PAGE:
If teacher doesn't want kids to backchat, how about teaching them correctly? Just a thought.

YABU. Let your dd stand up for herself at school. Hold the teachers to account.

SharkBastard Mon 20-Mar-17 18:14:37

She was asking a question though, and a perfectly reasonable one. I'd be pretty pissed if a teacher 'screamed' at me aswell! The teacher was unreasonable too!

I was, and still am, the type to stand up and ask questions or dispute behaviour or accusations

SmilingButClueless Mon 20-Mar-17 18:15:34

But in both cases the teachers were in the wrong! Do you expect her to just meekly accept whatever she's told?

Your DD could have handled it better - but she's 16 and will learn.

If she's back chatting for no reason that's different.

pandarific Mon 20-Mar-17 18:16:45

Well, in the first case the teacher was wrong and being an arsehole, and in the second case the teacher was just wrong.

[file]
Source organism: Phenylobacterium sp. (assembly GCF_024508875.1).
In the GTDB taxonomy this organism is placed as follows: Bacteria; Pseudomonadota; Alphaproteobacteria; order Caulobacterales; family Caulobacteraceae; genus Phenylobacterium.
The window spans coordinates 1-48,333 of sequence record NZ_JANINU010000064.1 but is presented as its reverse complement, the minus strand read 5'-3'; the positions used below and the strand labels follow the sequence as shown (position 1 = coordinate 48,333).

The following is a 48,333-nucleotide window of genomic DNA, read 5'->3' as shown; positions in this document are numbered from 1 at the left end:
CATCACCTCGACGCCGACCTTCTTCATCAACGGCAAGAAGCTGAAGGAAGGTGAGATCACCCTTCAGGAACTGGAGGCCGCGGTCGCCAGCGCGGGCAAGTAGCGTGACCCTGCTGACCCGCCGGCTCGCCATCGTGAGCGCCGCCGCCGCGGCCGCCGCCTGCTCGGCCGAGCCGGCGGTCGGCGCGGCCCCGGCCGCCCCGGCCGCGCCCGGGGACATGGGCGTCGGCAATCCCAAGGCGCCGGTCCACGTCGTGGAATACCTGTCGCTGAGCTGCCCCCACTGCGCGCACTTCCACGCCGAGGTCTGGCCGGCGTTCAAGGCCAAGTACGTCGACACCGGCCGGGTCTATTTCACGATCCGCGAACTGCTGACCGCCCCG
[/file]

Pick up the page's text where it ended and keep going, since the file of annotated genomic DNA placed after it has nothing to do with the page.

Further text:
How about you give your dd some credit - she's at least got the confidence and wit to speak up!

HerRoyalNotness Mon 20-Mar-17 18:17:21

I think your DD was in the right and am impressed she stands up for herself. You could approach from the view of doing so respectfully, but I don't think she was wrong here

PossumInAPearTree Mon 20-Mar-17 18:20:45

I don't think she was in the wrong over the maths teacher I guess.

But the art thing.....fair enough to say that another teacher has given permission but when this teacher still says that she needs to leave I think she should have left.

Asking if a ban will also include been banned from lessons just comes over as arguementative.

Wellthen Mon 20-Mar-17 18:25:18

But it's a bit of a life lesson in managing emotions isn't it? There will be times when people are wrong. Arguing and challenging that person isn't always the way to go about it.